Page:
The best way to understand how a child develops resilience is to look at the role of the nervous system vis-a-vis the rest of their body. Knowing how the child's brain reacts to stress can help us understand what they need in order to develop empowered and adaptable responses to life's unpredictabilities.
It is significant at the outset to note that in the embryo stage, the nervous system begins as the ectodermal layer of a three-layer group of cells, developping into a tube shape that migrates inward as the embryo forms. In other words, the nervous system starts on the outside and migrates inward. Neuroscientist and mindfulness researcher Dr. Daniel Siegel points out,
This origin of neurons, the basic cells of the brain, on the "outside" and their journey "inside" the body developmentally reveals a philosophical point that the brain originates at the interface of the inner and outer worlds of our bodily defined selves. When we think of the mindful brain, it is helpful to keep this inner/outer interface in mind (Siegel, pg. 29, 2007)
Similarly, our stressors can be inside us- such as a stomach ache right before going on stage to perform, as well as outside us, like when we see a person we don't like approaching us for a conversation. Just as the nervous system takes in information from both sides and sends it up to the brain, so when we meditate, we scan both our thoughts about the external world and the effect they have on our body, soothing the nervous system as we go.
The ability to observe ourselves under stress and have an awareness of our reactions, though, is a skill that is unique to the human pre-frontal cortex; it is the difference between having both a brain and a mind, versus simply having a brain. Contrary to most of the animal kingdom, when human babies are born, they still have 70% of their brain to develop [Source], and at birth, the pre-frontal cortex itself is still very much developping; in fact, at birth, infants are making between 700 and 1000 synaptic connections per second [Source]. One important part of the brain that is fully formed at birth, though, is the amygdala, which is the alarm system of the brain that takes in information about danger, and prepares our body for the fight or flight response.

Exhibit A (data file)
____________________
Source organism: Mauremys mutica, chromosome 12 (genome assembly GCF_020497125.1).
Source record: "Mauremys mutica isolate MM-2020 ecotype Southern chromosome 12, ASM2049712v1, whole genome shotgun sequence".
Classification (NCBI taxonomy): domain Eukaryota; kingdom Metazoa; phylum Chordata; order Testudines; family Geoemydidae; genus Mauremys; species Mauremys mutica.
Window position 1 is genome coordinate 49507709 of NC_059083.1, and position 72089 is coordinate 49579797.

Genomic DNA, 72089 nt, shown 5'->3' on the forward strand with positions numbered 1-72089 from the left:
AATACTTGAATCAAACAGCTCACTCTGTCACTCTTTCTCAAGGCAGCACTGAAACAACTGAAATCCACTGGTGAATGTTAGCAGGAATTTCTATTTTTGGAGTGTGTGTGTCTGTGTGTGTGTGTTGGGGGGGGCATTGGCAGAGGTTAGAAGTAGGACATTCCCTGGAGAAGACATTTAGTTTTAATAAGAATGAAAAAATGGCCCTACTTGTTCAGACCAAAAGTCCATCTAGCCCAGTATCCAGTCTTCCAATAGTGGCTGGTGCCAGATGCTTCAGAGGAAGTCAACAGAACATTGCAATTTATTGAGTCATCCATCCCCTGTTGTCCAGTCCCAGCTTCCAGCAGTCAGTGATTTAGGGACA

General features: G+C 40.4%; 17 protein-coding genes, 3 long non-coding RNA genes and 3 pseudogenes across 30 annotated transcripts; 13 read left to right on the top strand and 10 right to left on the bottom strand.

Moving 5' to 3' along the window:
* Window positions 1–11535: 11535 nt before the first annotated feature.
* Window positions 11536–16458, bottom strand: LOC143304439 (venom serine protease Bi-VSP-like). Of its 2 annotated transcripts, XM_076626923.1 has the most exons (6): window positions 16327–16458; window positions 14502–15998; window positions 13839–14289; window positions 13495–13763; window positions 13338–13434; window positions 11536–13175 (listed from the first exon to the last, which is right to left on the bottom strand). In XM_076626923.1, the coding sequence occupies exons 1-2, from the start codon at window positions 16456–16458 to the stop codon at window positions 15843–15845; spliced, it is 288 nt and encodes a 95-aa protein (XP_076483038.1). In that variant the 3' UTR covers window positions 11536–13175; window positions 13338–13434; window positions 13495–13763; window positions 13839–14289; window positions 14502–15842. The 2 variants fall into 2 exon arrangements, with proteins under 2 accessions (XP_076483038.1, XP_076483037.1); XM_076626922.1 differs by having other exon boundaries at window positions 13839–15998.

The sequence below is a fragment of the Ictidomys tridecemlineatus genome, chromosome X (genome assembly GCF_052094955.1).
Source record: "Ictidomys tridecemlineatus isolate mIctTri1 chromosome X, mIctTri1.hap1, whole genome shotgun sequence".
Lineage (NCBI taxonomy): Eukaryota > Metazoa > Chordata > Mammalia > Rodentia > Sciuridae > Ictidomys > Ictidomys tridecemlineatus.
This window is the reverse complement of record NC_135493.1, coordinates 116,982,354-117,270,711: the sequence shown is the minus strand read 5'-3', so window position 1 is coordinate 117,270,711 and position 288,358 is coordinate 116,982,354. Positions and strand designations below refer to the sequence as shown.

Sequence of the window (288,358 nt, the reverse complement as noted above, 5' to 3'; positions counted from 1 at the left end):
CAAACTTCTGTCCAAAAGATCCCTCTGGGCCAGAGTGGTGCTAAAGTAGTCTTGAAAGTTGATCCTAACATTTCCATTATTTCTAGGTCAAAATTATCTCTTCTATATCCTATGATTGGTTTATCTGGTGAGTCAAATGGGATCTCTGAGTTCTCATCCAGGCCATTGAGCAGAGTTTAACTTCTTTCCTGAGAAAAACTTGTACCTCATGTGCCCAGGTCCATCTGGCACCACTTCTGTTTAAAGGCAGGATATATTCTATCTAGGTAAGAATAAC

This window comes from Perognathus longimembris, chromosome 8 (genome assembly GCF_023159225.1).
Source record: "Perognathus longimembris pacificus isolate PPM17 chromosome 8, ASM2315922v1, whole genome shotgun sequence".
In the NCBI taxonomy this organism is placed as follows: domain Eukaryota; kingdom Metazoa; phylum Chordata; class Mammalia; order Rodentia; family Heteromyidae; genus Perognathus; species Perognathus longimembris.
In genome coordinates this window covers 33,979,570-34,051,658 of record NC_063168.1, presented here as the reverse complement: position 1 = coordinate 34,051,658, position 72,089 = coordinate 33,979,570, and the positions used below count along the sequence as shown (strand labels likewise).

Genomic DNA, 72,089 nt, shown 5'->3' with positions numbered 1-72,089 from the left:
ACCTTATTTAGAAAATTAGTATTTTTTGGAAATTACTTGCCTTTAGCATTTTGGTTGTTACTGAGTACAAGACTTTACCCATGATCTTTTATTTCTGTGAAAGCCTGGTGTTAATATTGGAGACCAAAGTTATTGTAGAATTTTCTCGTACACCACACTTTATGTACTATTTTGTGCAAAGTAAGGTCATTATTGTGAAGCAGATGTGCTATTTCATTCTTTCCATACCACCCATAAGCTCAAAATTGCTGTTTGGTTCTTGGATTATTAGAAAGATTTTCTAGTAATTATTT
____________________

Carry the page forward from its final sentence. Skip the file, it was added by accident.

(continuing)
Evolutionarily, the limbic brain, made up of the amygdala, the hippocampus, the thalamus, along with a few other other structures, was the first part of the mammalian brain to develop. Its alarm system came in handy if ever we found ourselves stalked by predators or other such dangers, upon which occasion, the sensory information would travel from the ears or eyes to the thalamus, and finally to the amygdala. The small, bilateral set of structures equidistant between the ears then secretes a course of stress hormones that put the body on high alert. The pupils dilate to let in more light, the hearing becomes more acute, the heart pumps more blood to the limbs to prepare them for fighting or fleeing, while restricting blood flow to the digestive system, a superfluous mechanism in a life-or-death scenario. [Source]
As babies, when we experience distress like having a wet diaper, for example, our amygdala goes through the same procedure, flooding our bodies with stress hormones such as the catecholamines [epinephrine (adrenaline) and norepinephrine (noradrenalines)] and eventually cortisol (Kabat-Zinn, pg. 312, 2013). In response, we begin to fuss or cry to attract the attention of our caregiver, another mechanism evolutionarily designed to ensure the survival of our species.
It turns out that evolution has made the work relatively easy to come up with an appropriate response to the cry of a baby. Eradicating the need for all others, all we typically have to do to calm a baby is to change their diaper, feed them, or pick them up and hold them. Babies are biologically programmed to calm down when they're picked up [Source] as it stimulates a parasympathetic response from the vagus nerve, a major nerve runs from the cerebellum to the belly, impacting all organs of the body along the way. This is the same relaxation response we get when we meditate; we are relaxing the cerebellum, which signals to the vagus nerve to relax our internal organs.
Babies show a ingrained tendecy to want to connect with their mothers. Loving eye contact with the mother is a highly satisfactory experience for the baby, and it does double duty by spilling synapse-building chemicals into their system.
From the earliest moments of life, parental nurturance shapes the child’s emotional make-up, literally altering the course of brain-growth. One of the key elements of secure parent-child attachment is affectionate eye-contact. A parent’s sustained, loving gaze and smile suffuses infants with indescribable joy. What ensues is a cascade of dopamine, endogenous opioids, enkephalins and endorphins in the baby’s brain- all feel-good
chemicals associated with loving relations. This joy-precipitated surge of brain chemicals promotes the maturation of precise regions of the cortex, which are concerned with healthy regulation of emotion later in life. Every baby requires this kind of nourishing experience regularly and frequently, for healthy brain development [Source].